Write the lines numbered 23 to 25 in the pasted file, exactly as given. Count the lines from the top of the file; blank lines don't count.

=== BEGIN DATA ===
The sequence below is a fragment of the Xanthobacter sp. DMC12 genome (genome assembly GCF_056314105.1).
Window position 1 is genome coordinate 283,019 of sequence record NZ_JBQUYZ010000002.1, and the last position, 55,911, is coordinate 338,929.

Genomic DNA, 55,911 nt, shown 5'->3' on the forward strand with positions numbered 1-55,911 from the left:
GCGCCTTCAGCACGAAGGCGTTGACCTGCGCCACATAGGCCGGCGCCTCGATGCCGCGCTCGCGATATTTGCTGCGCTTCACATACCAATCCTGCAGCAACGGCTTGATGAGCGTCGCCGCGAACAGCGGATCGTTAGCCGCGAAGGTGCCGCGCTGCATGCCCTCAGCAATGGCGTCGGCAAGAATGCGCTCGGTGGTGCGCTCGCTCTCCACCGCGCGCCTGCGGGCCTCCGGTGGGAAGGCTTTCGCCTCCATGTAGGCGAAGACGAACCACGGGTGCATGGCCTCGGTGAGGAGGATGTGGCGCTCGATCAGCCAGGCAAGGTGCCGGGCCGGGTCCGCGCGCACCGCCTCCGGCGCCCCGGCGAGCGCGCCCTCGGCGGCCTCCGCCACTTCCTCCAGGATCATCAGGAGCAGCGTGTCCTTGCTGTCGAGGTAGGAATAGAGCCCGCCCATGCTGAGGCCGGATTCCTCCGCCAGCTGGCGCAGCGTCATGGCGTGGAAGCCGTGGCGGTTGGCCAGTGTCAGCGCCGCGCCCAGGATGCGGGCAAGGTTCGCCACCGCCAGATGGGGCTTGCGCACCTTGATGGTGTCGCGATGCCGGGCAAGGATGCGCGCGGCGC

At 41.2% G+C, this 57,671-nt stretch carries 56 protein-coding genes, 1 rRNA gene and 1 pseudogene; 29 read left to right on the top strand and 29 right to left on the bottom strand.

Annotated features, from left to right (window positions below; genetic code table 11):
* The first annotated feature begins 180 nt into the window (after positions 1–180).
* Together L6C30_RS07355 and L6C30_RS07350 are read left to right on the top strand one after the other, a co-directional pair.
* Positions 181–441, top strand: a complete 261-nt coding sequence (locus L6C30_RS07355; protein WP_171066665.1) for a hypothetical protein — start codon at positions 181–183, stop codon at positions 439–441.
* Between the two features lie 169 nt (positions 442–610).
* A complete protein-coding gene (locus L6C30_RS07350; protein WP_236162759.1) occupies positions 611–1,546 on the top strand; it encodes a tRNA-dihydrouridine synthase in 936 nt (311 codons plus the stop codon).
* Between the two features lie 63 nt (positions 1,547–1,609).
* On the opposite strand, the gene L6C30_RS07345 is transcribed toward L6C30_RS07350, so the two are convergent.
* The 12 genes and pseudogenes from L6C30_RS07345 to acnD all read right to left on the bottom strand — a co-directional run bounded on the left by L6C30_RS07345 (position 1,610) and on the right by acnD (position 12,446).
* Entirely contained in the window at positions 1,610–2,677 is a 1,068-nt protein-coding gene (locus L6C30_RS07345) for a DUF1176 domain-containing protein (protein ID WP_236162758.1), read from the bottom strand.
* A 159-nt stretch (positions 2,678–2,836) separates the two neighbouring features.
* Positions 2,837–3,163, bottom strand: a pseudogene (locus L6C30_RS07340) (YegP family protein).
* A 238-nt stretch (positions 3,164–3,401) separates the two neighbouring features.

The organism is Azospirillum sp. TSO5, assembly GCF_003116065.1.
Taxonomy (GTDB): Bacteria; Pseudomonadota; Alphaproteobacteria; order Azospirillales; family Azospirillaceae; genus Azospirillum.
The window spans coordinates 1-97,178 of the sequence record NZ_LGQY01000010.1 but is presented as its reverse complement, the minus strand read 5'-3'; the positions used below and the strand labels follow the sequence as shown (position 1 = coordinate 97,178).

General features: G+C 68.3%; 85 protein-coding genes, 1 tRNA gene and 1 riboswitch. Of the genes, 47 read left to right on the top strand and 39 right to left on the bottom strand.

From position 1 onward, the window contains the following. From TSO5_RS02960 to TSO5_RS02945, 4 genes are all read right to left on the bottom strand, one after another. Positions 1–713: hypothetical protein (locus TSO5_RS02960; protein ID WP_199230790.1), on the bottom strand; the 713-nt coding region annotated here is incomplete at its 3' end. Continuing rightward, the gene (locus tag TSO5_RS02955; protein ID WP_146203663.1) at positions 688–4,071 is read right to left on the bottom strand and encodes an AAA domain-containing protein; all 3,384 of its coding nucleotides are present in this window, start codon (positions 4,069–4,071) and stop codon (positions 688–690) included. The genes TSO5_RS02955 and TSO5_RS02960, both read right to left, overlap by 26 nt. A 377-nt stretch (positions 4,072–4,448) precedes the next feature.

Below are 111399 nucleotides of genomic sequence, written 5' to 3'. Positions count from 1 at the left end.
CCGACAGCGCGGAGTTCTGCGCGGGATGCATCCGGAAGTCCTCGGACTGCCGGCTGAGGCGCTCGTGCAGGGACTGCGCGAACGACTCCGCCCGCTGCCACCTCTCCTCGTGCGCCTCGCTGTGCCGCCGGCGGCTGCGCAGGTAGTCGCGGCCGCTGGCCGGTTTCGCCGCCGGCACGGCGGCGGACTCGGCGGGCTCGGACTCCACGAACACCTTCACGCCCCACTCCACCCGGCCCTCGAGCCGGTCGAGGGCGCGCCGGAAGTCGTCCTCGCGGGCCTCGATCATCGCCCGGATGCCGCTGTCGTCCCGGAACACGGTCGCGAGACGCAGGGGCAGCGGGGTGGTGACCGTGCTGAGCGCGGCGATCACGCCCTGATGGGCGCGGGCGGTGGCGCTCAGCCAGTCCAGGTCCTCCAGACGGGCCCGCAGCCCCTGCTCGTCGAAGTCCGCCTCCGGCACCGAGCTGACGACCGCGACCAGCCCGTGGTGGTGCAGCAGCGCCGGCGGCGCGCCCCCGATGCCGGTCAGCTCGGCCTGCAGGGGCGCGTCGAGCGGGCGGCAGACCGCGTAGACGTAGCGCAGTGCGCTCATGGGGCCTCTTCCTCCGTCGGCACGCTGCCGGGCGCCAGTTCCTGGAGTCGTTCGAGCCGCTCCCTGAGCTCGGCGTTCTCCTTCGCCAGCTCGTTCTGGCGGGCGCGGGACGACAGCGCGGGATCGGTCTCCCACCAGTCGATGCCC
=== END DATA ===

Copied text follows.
From position 1 onward, the window contains the following. From TSO5_RS02960 to TSO5_RS02945, 4 genes are all read right to left on the bottom strand, one after another. Positions 1–713: hypothetical protein (locus TSO5_RS02960; protein ID WP_199230790.1), on the bottom strand; the 713-nt coding region annotated here is incomplete at its 3' end. Continuing rightward, the gene (locus tag TSO5_RS02955; protein ID WP_146203663.1) at positions 688–4,071 is read right to left on the bottom strand and encodes an AAA domain-containing protein; all 3,384 of its coding nucleotides are present in this window, start codon (positions 4,069–4,071) and stop codon (positions 688–690) included. The genes TSO5_RS02955 and TSO5_RS02960, both read right to left, overlap by 26 nt. A 377-nt stretch (positions 4,072–4,448) precedes the next feature.

Below are 111399 nucleotides of genomic sequence, written 5' to 3'. Positions count from 1 at the left end.
CCGACAGCGCGGAGTTCTGCGCGGGATGCATCCGGAAGTCCTCGGACTGCCGGCTGAGGCGCTCGTGCAGGGACTGCGCGAACGACTCCGCCCGCTGCCACCTCTCCTCGTGCGCCTCGCTGTGCCGCCGGCGGCTGCGCAGGTAGTCGCGGCCGCTGGCCGGTTTCGCCGCCGGCACGGCGGCGGACTCGGCGGGCTCGGACTCCACGAACACCTTCACGCCCCACTCCACCCGGCCCTCGAGCCGGTCGAGGGCGCGCCGGAAGTCGTCCTCGCGGGCCTCGATCATCGCCCGGATGCCGCTGTCGTCCCGGAACACGGTCGCGAGACGCAGGGGCAGCGGGGTGGTGACCGTGCTGAGCGCGGCGATCACGCCCTGATGGGCGCGGGCGGTGGCGCTCAGCCAGTCCAGGTCCTCCAGACGGGCCCGCAGCCCCTGCTCGTCGAAGTCCGCCTCCGGCACCGAGCTGACGACCGCGACCAGCCCGTGGTGGTGCAGCAGCGCCGGCGGCGCGCCCCCGATGCCGGTCAGCTCGGCCTGCAGGGGCGCGTCGAGCGGGCGGCAGACCGCGTAGACGTAGCGCAGTGCGCTCATGGGGCCTCTTCCTCCGTCGGCACGCTGCCGGGCGCCAGTTCCTGGAGTCGTTCGAGCCGCTCCCTGAGCTCGGCGTTCTCCTTCGCCAGCTCGTTCTGGCGGGCGCGGGACGACAGCGCGGGATCGGTCTCCCACCAGTCGATGCCC